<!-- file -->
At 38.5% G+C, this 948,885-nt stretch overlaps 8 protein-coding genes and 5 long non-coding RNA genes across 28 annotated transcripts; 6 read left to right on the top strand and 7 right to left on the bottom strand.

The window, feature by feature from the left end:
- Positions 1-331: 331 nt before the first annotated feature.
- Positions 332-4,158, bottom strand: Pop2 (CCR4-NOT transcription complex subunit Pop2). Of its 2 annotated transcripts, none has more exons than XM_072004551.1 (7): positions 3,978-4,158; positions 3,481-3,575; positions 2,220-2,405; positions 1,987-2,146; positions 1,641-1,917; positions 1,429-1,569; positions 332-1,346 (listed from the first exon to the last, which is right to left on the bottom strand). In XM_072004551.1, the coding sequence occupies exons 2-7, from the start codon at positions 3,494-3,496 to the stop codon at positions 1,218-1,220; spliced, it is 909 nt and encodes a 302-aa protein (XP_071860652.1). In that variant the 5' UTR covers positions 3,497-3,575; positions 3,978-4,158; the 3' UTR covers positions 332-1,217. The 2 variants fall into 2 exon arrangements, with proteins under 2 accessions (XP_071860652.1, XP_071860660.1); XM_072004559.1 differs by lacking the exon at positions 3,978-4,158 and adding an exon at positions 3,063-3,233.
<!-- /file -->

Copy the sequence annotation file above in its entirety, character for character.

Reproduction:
At 38.5% G+C, this 948,885-nt stretch overlaps 8 protein-coding genes and 5 long non-coding RNA genes across 28 annotated transcripts; 6 read left to right on the top strand and 7 right to left on the bottom strand.

The window, feature by feature from the left end:
- Positions 1-331: 331 nt before the first annotated feature.
- Positions 332-4,158, bottom strand: Pop2 (CCR4-NOT transcription complex subunit Pop2). Of its 2 annotated transcripts, none has more exons than XM_072004551.1 (7): positions 3,978-4,158; positions 3,481-3,575; positions 2,220-2,405; positions 1,987-2,146; positions 1,641-1,917; positions 1,429-1,569; positions 332-1,346 (listed from the first exon to the last, which is right to left on the bottom strand). In XM_072004551.1, the coding sequence occupies exons 2-7, from the start codon at positions 3,494-3,496 to the stop codon at positions 1,218-1,220; spliced, it is 909 nt and encodes a 302-aa protein (XP_071860652.1). In that variant the 5' UTR covers positions 3,497-3,575; positions 3,978-4,158; the 3' UTR covers positions 332-1,217. The 2 variants fall into 2 exon arrangements, with proteins under 2 accessions (XP_071860652.1, XP_071860660.1); XM_072004559.1 differs by lacking the exon at positions 3,978-4,158 and adding an exon at positions 3,063-3,233.